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ENHANCING THE BIOLOGICAL CONTROL POTENTIAL OF ENTOMOPATHOGENIC NEMATODES PROTECTION FROM DESICCATION AND UV RADIATION
|Title:||ENHANCING THE BIOLOGICAL CONTROL POTENTIAL OF ENTOMOPATHOGENIC NEMATODES PROTECTION FROM DESICCATION AND UV RADIATION|
|Contributors:||Sipes, Dr. Brent (advisor)|
Tropical Plant Pathology (department)
show 2 moreNematodes
|Publisher:||University of Hawai'i at Manoa|
|Abstract:||Entomopathogenic nematodes (EPNs) are obligate parasites of insects. EPNs have a broad host range, are easily mass reared, and kill insects within 48 hours. EPNs are safe for vertebrates, plants, and non-target organism. On the other hand, EPNs have disadvantages that make them less effective against foliar insect pest because they are sensitive to desiccation, ultraviolet (UV) radiation and high temperatures. The goal of this research was to improve the efficacy of aboveground application EPNs by protecting them against desiccation and UV radiation. The first objective was to determine efficacy of the desiccation protectant Barricade gel in extending the viability of EPNs. The second objective was to evaluate the effect of UV chemical protectants on EPNs viability. The third objective was to demonstrate enhanced insect control with EPNs protected from UV radiation and desiccation.|
Barricade® is a proprietary fire-protection product that prevents desiccation. Barricade® gel toxicity to Steinername feltiae and mealworm (Tenebrio molitor) was determined in laboratory experiments. Subsequently, the effect of Barricade® gel on IJ infectivity was determined at different (0, 1, 1.5, 2, 3, and 4%) concentration. Barricade® gel was not toxic to mealworm larvae nor the IJ of S. feltiae. IJ survival was enhanced by Barricade® gel and Barricade® gel prevented desiccation of IJs allowing for greater IJ infection and mealworm larvae mortality. In an excised leaf experiment, Barricade® application enhanced IJ infection of the mealworm larvae over time compared to application in water alone.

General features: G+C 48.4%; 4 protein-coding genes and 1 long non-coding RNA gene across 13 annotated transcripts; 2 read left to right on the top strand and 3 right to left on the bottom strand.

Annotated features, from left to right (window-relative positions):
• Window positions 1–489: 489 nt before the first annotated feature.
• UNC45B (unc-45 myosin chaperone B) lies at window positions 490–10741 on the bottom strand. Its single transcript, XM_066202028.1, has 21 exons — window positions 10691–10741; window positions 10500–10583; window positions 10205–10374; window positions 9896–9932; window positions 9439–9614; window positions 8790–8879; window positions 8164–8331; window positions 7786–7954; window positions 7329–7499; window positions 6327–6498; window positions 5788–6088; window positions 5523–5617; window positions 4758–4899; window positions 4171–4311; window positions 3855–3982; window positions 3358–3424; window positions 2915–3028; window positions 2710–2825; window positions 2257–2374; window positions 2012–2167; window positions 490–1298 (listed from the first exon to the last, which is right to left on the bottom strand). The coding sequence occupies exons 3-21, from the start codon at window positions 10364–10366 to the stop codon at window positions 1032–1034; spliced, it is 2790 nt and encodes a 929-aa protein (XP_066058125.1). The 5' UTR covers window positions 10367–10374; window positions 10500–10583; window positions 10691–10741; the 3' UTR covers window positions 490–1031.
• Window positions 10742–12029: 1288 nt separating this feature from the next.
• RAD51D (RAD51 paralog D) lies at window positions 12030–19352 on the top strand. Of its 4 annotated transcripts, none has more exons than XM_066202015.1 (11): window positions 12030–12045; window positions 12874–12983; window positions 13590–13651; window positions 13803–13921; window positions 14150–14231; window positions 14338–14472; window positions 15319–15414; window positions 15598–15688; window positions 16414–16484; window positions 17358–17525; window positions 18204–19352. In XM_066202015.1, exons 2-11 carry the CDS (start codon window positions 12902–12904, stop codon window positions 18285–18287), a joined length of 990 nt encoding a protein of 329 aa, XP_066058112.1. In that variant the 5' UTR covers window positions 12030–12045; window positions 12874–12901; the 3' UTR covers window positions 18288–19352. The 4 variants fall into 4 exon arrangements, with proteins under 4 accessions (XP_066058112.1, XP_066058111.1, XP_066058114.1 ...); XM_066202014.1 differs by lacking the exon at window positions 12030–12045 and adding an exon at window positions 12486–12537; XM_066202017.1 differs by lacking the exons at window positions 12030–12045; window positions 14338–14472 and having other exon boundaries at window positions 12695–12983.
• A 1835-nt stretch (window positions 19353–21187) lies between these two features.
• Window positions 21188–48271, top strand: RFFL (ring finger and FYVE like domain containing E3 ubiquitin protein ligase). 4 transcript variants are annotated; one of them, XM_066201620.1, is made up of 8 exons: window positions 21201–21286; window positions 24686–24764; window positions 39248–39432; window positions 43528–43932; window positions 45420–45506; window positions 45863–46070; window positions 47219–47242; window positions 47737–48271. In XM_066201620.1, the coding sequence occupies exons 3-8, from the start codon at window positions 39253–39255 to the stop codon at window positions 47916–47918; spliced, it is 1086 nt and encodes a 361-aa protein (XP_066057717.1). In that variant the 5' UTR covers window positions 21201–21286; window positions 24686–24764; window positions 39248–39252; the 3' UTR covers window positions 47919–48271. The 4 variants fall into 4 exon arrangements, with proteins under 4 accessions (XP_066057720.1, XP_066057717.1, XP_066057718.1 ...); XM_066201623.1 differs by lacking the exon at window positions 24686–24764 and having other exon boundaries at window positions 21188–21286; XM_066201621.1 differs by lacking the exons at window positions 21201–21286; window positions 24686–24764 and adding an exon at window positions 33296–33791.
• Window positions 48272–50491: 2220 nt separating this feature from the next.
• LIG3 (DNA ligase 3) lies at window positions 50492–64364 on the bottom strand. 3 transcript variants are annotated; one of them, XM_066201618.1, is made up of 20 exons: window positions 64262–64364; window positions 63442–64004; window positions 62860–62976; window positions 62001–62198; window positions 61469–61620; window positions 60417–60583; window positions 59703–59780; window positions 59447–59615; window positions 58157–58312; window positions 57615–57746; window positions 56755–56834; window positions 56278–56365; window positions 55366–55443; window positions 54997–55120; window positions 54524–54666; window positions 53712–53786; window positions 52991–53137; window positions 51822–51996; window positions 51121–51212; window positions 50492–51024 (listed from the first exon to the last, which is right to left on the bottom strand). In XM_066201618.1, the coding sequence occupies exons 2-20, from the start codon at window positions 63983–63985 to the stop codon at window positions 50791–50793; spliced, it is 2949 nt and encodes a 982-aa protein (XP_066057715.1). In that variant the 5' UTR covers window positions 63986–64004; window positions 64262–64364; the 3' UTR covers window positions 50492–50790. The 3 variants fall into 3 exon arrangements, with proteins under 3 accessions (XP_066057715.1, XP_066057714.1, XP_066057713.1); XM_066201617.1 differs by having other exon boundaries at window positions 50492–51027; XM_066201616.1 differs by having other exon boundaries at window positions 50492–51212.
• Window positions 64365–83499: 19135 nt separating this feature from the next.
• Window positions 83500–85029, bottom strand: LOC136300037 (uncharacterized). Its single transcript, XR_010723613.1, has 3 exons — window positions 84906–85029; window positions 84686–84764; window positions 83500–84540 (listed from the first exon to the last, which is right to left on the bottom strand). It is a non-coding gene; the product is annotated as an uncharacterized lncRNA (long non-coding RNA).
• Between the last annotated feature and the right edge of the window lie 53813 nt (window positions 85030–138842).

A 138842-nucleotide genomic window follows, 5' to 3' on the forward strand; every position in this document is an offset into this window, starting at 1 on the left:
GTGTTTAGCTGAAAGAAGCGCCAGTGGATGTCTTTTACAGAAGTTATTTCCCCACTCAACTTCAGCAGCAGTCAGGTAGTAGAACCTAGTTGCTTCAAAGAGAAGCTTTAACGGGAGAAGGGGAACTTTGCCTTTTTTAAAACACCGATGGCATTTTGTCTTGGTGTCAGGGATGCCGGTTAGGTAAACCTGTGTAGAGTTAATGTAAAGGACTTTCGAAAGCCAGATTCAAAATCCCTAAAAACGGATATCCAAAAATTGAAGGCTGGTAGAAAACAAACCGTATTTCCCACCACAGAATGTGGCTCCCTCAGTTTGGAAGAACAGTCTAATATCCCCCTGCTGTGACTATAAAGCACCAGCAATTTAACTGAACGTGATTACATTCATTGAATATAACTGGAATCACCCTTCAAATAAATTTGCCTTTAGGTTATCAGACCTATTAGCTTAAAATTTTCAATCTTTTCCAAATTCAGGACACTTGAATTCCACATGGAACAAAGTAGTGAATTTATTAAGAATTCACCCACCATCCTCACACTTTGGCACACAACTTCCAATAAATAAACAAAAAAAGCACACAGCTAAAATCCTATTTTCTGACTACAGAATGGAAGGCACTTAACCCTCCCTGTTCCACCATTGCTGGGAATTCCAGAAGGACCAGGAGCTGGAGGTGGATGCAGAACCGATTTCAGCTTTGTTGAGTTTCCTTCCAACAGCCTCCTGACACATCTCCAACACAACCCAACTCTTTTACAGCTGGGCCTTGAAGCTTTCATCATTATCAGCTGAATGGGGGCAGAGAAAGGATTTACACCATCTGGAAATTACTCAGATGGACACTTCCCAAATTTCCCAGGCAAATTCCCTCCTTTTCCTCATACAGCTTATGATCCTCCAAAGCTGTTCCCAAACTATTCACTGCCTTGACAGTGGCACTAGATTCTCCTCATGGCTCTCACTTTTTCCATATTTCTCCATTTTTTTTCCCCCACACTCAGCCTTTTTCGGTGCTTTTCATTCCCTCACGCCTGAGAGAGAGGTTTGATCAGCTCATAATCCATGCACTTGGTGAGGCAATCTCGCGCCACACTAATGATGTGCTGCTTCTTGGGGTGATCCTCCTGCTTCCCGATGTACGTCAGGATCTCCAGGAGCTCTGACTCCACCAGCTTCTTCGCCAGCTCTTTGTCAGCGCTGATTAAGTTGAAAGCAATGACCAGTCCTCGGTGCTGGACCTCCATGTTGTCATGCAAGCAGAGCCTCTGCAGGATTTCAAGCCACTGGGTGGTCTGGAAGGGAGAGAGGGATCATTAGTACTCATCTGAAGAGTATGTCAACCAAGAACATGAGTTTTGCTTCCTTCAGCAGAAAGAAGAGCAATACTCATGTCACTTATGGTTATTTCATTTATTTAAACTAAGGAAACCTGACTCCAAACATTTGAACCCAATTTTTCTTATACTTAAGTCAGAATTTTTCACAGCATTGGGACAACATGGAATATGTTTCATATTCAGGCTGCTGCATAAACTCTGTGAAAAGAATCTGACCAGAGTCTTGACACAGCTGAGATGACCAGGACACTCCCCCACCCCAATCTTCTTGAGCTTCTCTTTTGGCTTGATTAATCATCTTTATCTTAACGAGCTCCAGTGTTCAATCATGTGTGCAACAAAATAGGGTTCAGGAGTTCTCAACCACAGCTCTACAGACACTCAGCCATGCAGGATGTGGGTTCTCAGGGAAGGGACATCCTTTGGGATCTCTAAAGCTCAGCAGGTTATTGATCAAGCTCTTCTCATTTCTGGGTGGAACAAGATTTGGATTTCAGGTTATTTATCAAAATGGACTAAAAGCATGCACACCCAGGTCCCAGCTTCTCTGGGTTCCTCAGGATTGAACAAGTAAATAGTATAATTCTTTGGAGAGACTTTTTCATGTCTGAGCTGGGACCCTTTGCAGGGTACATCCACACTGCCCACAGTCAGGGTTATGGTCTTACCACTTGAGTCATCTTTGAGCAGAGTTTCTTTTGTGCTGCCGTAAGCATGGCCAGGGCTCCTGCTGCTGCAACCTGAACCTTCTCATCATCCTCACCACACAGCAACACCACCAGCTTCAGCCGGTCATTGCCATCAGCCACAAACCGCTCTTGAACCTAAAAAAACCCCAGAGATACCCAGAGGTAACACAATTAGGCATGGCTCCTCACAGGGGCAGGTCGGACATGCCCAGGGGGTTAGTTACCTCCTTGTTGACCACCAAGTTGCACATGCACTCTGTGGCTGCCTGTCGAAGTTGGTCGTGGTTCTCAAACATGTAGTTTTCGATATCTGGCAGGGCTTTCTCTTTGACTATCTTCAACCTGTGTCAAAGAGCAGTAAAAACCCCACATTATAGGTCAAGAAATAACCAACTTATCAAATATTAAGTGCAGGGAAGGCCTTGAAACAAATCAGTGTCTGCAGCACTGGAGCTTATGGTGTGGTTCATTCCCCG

EPNs and mealworm larvae were exposed to UV radiation protectant chemicals P-amino benzoic acid (PABA) and octyl methoxycinnamate (OMC), Congo red, titanium dioxide, and zinc oxide were not toxic to mealworm larvae and EPNs. PABA, OMC, Congo red, titanium dioxide, and zinc oxide protected IJ from exposure to UV light for 0, 4, 8 and 12 hrs. After 48 hrs exposure, PABA afforded the greatest protection to EPN compared to other chemicals. OMC provided the second greatest protection to EPN compared to other chemicals.
The UV protectants PABA and OMC were individually combined with Barricade® fire gel and IJs were added. The IJs were exposed to full spectrum UV light in the laboratory for up to 12 hrs. The subsequent number of dead mealworm larvae was greatest in the combination treatments of OMC+Barricade and PABA+Barricade. These treatments afforded the greatest protection to IJs from UV radiation and desiccation in a filter paper experiment and a choy sum (Brassica chinensis var. parachinensis) leaf assay.
The survival of IJ can be enhanced when applied with a desiccant protectant such as Barricade and a chemical such as PABA or OMC to protect against UV radiation. The protection afforded to the IJ by these chemicals allows for greater infection and mortality of target insect pests. The formulation of IJs with desiccant and UV radiation protection will allow the greater use of EPN for the management of foliar insect pests.
|Description:||M.S. Thesis. University of Hawaiʻi at Mānoa 2019|
|Rights:||All UHM dissertations and theses are protected by copyright. They may be viewed from this source for any purpose, but reproduction or distribution in any format is prohibited without written permission from the copyright owner.|
|Appears in Collections:||
M.S. - Tropical Plant and Soil Sciences|
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